01 Ehnes Bach
J.S. Bach: The Six Sonatas & Partitas for solo violin
James Ehnes
Analekta AN 2 8772-3
 

Review

The following is an excerpt from Strings Attached (November 2016) which can be read in its entirety here.
 
There’s a tendency among leading violinists to leave recording the Bach Six Sonatas & Partitas for Solo Violin until they have been living with them and performing them for some considerable time, given the soul-searching nature of the music. If they do revisit them at a much later date, it’s usually to offer a fresh interpretation that reflects their ever-evolving relationship with these astonishing works.

James Ehnes, who turned 40 this year, was only in his early 20s when he recorded the Sonatas & Partitas for Analekta just over 16 years ago, but his recent revisit (AN 2 8772-3) is a reissue, and not a re-recording. In his introductory note Ehnes acknowledges that his interpretations have evolved over the years, and will continue to do so throughout his life, so it’s perhaps a bit surprising that he didn’t take this opportunity to offer an updated version. Still, when you play them like this, who needs to?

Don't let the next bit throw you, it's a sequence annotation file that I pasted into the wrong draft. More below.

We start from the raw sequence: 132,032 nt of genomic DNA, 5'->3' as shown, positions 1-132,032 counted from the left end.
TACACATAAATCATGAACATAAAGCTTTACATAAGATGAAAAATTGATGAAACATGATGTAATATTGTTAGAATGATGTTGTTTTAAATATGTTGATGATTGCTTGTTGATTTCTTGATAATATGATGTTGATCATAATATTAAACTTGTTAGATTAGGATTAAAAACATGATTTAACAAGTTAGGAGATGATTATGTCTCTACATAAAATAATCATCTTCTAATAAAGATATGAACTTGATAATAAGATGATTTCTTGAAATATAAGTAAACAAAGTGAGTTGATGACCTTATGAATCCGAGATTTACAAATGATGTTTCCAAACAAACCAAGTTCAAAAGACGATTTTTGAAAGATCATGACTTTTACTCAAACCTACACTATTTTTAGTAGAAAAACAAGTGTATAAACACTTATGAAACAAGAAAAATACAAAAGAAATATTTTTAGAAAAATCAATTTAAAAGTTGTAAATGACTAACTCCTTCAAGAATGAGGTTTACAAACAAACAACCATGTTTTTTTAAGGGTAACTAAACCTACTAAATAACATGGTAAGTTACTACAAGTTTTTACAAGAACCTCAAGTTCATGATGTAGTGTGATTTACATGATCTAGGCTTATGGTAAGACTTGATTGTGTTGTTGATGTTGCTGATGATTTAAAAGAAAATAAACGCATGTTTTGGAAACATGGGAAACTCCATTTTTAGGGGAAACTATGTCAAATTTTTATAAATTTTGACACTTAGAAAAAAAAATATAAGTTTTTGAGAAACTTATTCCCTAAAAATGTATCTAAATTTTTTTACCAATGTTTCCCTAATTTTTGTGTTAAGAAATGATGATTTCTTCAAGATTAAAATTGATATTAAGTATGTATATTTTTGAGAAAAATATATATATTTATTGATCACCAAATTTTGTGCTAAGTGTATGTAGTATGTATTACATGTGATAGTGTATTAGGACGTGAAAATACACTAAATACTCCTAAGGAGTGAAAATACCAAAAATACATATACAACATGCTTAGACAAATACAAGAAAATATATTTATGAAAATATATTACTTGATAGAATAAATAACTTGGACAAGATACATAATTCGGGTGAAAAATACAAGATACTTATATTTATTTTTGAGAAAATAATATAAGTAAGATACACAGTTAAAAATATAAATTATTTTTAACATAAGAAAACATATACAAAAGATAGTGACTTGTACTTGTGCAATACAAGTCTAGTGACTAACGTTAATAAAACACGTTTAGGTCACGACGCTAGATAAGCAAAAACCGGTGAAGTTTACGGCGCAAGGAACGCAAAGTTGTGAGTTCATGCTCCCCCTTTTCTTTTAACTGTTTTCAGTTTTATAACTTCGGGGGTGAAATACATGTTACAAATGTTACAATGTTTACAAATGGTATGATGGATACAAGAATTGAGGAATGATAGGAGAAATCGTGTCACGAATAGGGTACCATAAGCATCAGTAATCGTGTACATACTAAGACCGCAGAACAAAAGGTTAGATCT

This set often turns up in personal choice lists of the best versions available, and it’s easy to see – and hear – why: Ehnes plays with grace, ease and eloquence, and with complete technical mastery coupled with emotional warmth and intellectual insight. There’s a smooth, effortless and almost religious serenity to these performances (the recordings were made in a church) with towering fugues, achingly beautiful andantes and wonderfully rhythmic dance movements.

If you missed this set the first time around you might want to put that right – it’s one to treasure. And, oh, that 1715 “Marsick” Stradivarius violin!

Pin It

Back to top